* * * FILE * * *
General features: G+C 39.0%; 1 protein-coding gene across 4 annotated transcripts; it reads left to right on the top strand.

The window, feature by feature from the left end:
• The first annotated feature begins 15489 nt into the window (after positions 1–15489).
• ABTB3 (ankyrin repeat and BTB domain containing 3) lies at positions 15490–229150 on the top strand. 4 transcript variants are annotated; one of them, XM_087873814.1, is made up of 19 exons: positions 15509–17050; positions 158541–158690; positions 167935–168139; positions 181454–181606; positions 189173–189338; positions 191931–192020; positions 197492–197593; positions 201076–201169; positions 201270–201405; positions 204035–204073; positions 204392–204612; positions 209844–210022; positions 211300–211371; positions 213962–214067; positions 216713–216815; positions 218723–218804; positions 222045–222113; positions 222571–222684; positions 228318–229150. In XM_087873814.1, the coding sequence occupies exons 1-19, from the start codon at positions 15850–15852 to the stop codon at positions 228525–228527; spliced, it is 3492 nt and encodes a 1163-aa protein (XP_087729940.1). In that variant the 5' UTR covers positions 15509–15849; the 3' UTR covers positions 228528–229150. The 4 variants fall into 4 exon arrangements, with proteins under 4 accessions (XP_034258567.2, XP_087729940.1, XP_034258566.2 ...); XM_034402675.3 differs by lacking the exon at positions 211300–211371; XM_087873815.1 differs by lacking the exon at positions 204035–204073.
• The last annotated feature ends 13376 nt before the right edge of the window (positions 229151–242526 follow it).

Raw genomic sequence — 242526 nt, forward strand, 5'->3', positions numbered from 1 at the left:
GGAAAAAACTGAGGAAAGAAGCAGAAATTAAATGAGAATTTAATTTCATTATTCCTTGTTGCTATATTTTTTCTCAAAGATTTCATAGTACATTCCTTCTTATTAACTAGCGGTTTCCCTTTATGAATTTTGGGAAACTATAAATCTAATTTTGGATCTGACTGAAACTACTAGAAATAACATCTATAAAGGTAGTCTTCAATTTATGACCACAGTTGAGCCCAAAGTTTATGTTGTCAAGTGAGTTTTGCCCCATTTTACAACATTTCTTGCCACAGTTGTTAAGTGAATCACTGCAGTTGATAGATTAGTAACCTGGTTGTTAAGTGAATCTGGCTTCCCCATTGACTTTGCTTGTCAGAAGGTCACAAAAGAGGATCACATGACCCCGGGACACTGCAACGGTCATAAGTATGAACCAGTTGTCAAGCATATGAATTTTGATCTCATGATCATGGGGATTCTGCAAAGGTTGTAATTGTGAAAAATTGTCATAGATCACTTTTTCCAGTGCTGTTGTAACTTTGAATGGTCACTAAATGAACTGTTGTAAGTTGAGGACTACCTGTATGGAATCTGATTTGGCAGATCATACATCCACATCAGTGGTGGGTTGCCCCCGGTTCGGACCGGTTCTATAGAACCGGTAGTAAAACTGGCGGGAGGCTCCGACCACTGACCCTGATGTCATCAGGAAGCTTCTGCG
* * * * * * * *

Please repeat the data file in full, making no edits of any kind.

General features: G+C 39.0%; 1 protein-coding gene across 4 annotated transcripts; it reads left to right on the top strand.

The window, feature by feature from the left end:
• The first annotated feature begins 15489 nt into the window (after positions 1–15489).
• ABTB3 (ankyrin repeat and BTB domain containing 3) lies at positions 15490–229150 on the top strand. 4 transcript variants are annotated; one of them, XM_087873814.1, is made up of 19 exons: positions 15509–17050; positions 158541–158690; positions 167935–168139; positions 181454–181606; positions 189173–189338; positions 191931–192020; positions 197492–197593; positions 201076–201169; positions 201270–201405; positions 204035–204073; positions 204392–204612; positions 209844–210022; positions 211300–211371; positions 213962–214067; positions 216713–216815; positions 218723–218804; positions 222045–222113; positions 222571–222684; positions 228318–229150. In XM_087873814.1, the coding sequence occupies exons 1-19, from the start codon at positions 15850–15852 to the stop codon at positions 228525–228527; spliced, it is 3492 nt and encodes a 1163-aa protein (XP_087729940.1). In that variant the 5' UTR covers positions 15509–15849; the 3' UTR covers positions 228528–229150. The 4 variants fall into 4 exon arrangements, with proteins under 4 accessions (XP_034258567.2, XP_087729940.1, XP_034258566.2 ...); XM_034402675.3 differs by lacking the exon at positions 211300–211371; XM_087873815.1 differs by lacking the exon at positions 204035–204073.
• The last annotated feature ends 13376 nt before the right edge of the window (positions 229151–242526 follow it).

Raw genomic sequence — 242526 nt, forward strand, 5'->3', positions numbered from 1 at the left:
GGAAAAAACTGAGGAAAGAAGCAGAAATTAAATGAGAATTTAATTTCATTATTCCTTGTTGCTATATTTTTTCTCAAAGATTTCATAGTACATTCCTTCTTATTAACTAGCGGTTTCCCTTTATGAATTTTGGGAAACTATAAATCTAATTTTGGATCTGACTGAAACTACTAGAAATAACATCTATAAAGGTAGTCTTCAATTTATGACCACAGTTGAGCCCAAAGTTTATGTTGTCAAGTGAGTTTTGCCCCATTTTACAACATTTCTTGCCACAGTTGTTAAGTGAATCACTGCAGTTGATAGATTAGTAACCTGGTTGTTAAGTGAATCTGGCTTCCCCATTGACTTTGCTTGTCAGAAGGTCACAAAAGAGGATCACATGACCCCGGGACACTGCAACGGTCATAAGTATGAACCAGTTGTCAAGCATATGAATTTTGATCTCATGATCATGGGGATTCTGCAAAGGTTGTAATTGTGAAAAATTGTCATAGATCACTTTTTCCAGTGCTGTTGTAACTTTGAATGGTCACTAAATGAACTGTTGTAAGTTGAGGACTACCTGTATGGAATCTGATTTGGCAGATCATACATCCACATCAGTGGTGGGTTGCCCCCGGTTCGGACCGGTTCTATAGAACCGGTAGTAAAACTGGCGGGAGGCTCCGACCACTGACCCTGATGTCATCAGGAAGCTTCTGCG